Repeat in Russia

Will Canada strike gold in Sochi 2014?

By Elliot Chan, Staff Writer

Sports_Sochi-hockey

Formerly published in the Other Press. Aug. 6, 2013

Remember that day in February 2010? Remember the city—the country bursting with jubilation? Wouldn’t it be great to relive it?

Sure, the Olympics in Sochi is months away, but it’s never too early to talk about international hockey—especially since the NHL has now confirmed that its players will be able to compete in the prestigious tournament.

The most notable change in Sochi in comparison with Vancouver is the rink size. The two Canadian ice hockey gold medals in 2002 and 2010 were won on NHL-sized ice (61m by 26m). In Russia, the Canadians will be competing on international-sized ice, which is (61m by 30.5m). Rink sizes have posed challenges before, especially against speedy teams like Russia who can take advantage of the open ice.

The home team is the favourite going into the tournament, but Canada, Sweden, and the United States shouldn’t be intimidated by the jeers they’re expecting when they step onto the ice against superstars such as Pavel Datsyuk, Alexander Ovechkin, and former NHLer turned KHLer Ilya Kovalchuk.

Since the days of the Soviet Union and the Unified Team in 1992, Russia itself has never won a gold medal. But there was a period in history when the red army dominated international ice. But like the Cold War, those days are long gone and though Russia has a barrage of talent, they haven’t been able to make the podium since 2002.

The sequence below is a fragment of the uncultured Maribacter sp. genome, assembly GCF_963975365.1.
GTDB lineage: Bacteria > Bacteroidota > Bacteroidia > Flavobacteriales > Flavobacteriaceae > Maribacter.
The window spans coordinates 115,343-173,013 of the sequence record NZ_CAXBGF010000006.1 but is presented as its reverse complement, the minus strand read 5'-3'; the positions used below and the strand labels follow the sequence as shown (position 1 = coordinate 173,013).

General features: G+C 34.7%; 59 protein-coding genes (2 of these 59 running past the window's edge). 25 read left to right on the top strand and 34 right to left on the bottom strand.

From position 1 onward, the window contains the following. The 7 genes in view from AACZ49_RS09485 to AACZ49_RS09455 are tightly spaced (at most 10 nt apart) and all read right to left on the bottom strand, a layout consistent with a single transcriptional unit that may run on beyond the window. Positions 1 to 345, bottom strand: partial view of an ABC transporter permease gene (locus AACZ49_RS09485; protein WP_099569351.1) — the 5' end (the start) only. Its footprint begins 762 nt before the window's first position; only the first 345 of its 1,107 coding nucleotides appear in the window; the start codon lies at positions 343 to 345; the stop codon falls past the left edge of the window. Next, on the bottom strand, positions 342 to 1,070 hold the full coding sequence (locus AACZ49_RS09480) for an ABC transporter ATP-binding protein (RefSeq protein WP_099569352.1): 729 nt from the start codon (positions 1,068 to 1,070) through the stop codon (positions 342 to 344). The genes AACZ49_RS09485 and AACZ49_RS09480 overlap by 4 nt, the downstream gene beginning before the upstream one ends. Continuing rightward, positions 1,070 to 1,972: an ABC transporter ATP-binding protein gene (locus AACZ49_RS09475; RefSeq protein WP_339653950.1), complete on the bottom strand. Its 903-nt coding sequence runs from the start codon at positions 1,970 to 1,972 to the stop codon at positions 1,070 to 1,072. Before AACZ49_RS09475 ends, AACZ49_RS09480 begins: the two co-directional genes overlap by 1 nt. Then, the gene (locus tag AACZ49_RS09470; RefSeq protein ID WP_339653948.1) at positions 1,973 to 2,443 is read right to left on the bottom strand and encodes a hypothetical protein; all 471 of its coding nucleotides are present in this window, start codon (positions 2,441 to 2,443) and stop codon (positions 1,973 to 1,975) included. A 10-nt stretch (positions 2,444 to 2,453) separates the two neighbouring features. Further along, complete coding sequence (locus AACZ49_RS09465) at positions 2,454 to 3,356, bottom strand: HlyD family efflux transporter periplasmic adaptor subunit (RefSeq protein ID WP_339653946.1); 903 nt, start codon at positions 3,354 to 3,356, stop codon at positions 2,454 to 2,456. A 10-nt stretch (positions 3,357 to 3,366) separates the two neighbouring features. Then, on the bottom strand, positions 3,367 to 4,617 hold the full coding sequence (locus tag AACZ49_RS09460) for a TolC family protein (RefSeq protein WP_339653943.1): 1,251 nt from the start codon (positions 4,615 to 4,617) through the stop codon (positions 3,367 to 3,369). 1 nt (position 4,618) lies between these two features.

The question that hangs on everyone’s lips is will Canada be able to repeat? I hope I eat my own words, but I don’t believe they will. There hasn’t been an Olympic ice hockey repeat since the Soviets did it in the late ‘80s. Canada might be good, but we have never been dominant. The fact that we won in 2010 was not a miracle, but it was definitely a hard fought game that came down to one key moment. We could easily be talking about USA’s chance of repeating right now if it wasn’t for Sidney Crosby’s heroics.

In 2006, Canada followed up their gold medal victory in Salt Lake City with a demoralizing seventh place finish in Turin. By relying on players that had experience, but were way past their prime like Kris Draper, Adam Foote, and Todd Bertuzzi, the team was doomed from the start. Selecting the perfect team is difficult, since it’s about assigning roles to elite players. With Mike Babcock, head coach of Detroit Red Wings returning to serve another term as team Canada’s bench boss, the players and fans will know they are in good hands. Sidney Crosby, Jonathan Toews, and Shea Weber can all be expected on the roster come February 12, 2014, but the number one goaltender is still unknown.

Martin Brodeur will also be stepping down this year from the international limelight. Roberto Luongo will likely get a few games just because of his reputation, while Carey Price, Cam Ward, and Marc-Andre Fleury will fight for the last two spots.

As excited as I am for the beginning of the NHL season, there is something about Olympic hockey that can make a grown man giddy. The NHL season will pause their schedule from February 9 to February 25 for what should be some epic games in the Motherland.

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